|Lactobacillus acidophilus, Numbered ticks are 11 μm|
Lactobacillus acidophilus (New Latin 'acid-loving milk-bacillus') is a species of gram positive bacteria in the genus Lactobacillus. L. acidophilus is a homofermentative, microaerophilic species, fermenting sugars into lactic acid, and grows readily at rather low pH values (below pH 5.0) and has an optimum growth temperature of around 37 °C (99 °F). L. acidophilus is found in the human and animal gastrointestinal tract and mouth. Some strains of L. acidophilus may be considered to have probiotic characteristics. These strains are commercially used in many dairy products, sometimes together with Streptococcus thermophilus and Lactobacillus delbrueckii subsp. bulgaricus in the production of acidophilus-type yogurt, or acidophiline. Its genome has been sequenced.
L. acidophilus was found to lower serum cholesterol and raise cholesterol in fecal matter when fed to pigs. These pigs were fed the same amount of food, with the same nutritional content, but one group received saline solution with L. acidophilus while the other group received just the saline. The group given the saline with the bacteria had lowered serum cholesterol compared to the control group. Pigs were chosen because their digestive system is similar to that of humans.
L. acidophilus is also correlated with antagonistic actions upon growth for Staphylococcus aureus, Escherichia coli, Salmonella typhimurium, and Clostridium perfringens. The S. aureus, out of the four organisms, was the most affected by L. acidophilus. However, along with S. aureus, the other gram positive bacteria C. perfringens, was affected more by L. acidophilus, than the two other bacteria that are gram negative.
L. acidophilus is found to also reduce oral plaque formation by Streptococcus mutans. Although some research has been done, more needs to be done to determine how strong the effect is on S. mutans, what the effect is, and how exactly the effect is executed on L. acidophilus. The research was performed in the lab, and not on animals.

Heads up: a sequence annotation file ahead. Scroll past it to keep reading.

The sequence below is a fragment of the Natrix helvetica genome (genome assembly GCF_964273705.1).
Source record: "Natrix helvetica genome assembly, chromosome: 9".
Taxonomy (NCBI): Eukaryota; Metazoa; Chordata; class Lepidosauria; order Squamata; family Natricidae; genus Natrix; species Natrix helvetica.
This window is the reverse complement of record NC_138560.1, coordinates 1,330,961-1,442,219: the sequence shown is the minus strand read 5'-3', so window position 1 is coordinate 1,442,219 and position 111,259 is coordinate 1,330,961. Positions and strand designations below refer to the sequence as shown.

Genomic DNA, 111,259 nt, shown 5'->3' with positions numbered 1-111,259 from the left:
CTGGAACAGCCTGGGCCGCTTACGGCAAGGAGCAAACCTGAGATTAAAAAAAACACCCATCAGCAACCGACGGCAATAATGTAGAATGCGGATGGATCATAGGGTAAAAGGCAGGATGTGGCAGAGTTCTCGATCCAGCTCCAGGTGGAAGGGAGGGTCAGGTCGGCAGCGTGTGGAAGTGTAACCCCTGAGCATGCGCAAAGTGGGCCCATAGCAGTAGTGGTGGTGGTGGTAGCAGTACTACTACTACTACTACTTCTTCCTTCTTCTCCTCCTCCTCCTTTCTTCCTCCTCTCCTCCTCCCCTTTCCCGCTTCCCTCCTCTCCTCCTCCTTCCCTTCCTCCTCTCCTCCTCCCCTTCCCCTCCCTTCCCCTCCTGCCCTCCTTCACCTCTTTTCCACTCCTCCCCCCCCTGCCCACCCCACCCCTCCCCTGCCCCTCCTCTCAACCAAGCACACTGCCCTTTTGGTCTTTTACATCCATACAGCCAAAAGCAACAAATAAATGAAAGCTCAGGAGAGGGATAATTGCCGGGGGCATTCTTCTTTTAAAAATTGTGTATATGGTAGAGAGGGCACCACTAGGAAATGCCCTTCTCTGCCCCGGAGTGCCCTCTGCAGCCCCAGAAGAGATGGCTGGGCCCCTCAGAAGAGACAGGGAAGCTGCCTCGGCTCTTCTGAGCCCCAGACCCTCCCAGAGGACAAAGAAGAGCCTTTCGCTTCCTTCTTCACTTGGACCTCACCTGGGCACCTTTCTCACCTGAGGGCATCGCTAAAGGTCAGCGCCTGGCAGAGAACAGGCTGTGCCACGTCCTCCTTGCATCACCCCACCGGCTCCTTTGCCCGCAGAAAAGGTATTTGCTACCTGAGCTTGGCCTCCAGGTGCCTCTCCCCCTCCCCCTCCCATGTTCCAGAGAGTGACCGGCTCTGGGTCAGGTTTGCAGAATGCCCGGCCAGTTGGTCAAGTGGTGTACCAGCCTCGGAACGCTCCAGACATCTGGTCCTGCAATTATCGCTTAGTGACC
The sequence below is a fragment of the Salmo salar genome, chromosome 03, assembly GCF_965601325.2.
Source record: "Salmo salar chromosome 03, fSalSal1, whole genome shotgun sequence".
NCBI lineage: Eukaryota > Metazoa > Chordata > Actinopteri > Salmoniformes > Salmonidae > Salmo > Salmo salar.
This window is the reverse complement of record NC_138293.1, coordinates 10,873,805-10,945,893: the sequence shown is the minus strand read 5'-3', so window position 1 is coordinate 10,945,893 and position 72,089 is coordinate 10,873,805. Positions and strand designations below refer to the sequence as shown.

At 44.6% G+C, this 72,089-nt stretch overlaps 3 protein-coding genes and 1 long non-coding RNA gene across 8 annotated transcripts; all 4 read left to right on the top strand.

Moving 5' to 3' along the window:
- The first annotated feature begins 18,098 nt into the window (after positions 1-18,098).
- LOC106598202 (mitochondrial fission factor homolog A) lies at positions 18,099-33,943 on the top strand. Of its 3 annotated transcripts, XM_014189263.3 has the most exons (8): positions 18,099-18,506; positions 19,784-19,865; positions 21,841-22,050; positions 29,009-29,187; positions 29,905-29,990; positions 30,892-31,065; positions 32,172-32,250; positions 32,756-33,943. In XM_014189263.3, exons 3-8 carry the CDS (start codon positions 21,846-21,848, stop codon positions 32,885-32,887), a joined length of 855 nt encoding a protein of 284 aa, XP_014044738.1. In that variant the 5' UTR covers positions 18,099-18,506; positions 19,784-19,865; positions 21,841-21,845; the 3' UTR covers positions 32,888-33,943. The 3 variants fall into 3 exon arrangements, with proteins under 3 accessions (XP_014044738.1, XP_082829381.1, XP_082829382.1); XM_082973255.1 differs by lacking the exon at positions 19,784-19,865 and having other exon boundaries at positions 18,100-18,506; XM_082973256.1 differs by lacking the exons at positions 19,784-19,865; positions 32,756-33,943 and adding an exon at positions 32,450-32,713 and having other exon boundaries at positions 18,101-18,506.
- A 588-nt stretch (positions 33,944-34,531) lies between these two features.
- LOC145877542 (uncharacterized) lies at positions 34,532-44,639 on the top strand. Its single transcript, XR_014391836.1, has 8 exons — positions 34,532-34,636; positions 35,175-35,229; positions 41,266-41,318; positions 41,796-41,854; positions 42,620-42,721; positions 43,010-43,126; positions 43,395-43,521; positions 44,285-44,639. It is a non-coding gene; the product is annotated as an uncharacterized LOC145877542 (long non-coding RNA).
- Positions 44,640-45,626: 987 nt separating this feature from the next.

Lactobacillus acidophilus is part of the vaginal microbiota along with other species in the genus including Lactobacillus crispatus, Lactobacillus gasseri, Lactobacillus jensenii, and Lactobacillus iners. In lab experiments, L. acidophilus seemed to decrease Candida albicans’ ability to adhere to vaginal epithelial cells; however, L. acidophilus’ role in preventing yeast infections is unclear because this species of Lactobacilli has also been found not to have a very strong ability to adhere to (and thereby colonize) the vaginal cells.
Although probiotics are generally safe, when they are used by oral administration there is a small risk of passage of viable bacteria from the gastrointestinal tract to the blood stream (bacteremia), which can cause adverse health consequences. Some people, such as those with a compromised immune system, short bowel syndrome, central venous catheters, cardiac valve disease and premature infants, may be at higher risk for adverse events.
Lactobacillus acidophilus, like many probiotic supplements, have many claims made of health benefits when consumed, generally by improving or restoring the gut flora. Probiotics are considered generally safe to consume, but may cause bacteria-host interactions and unwanted side effects in rare cases.
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|Wikimedia Commons has media related to Lactobacillus acidophilus.|
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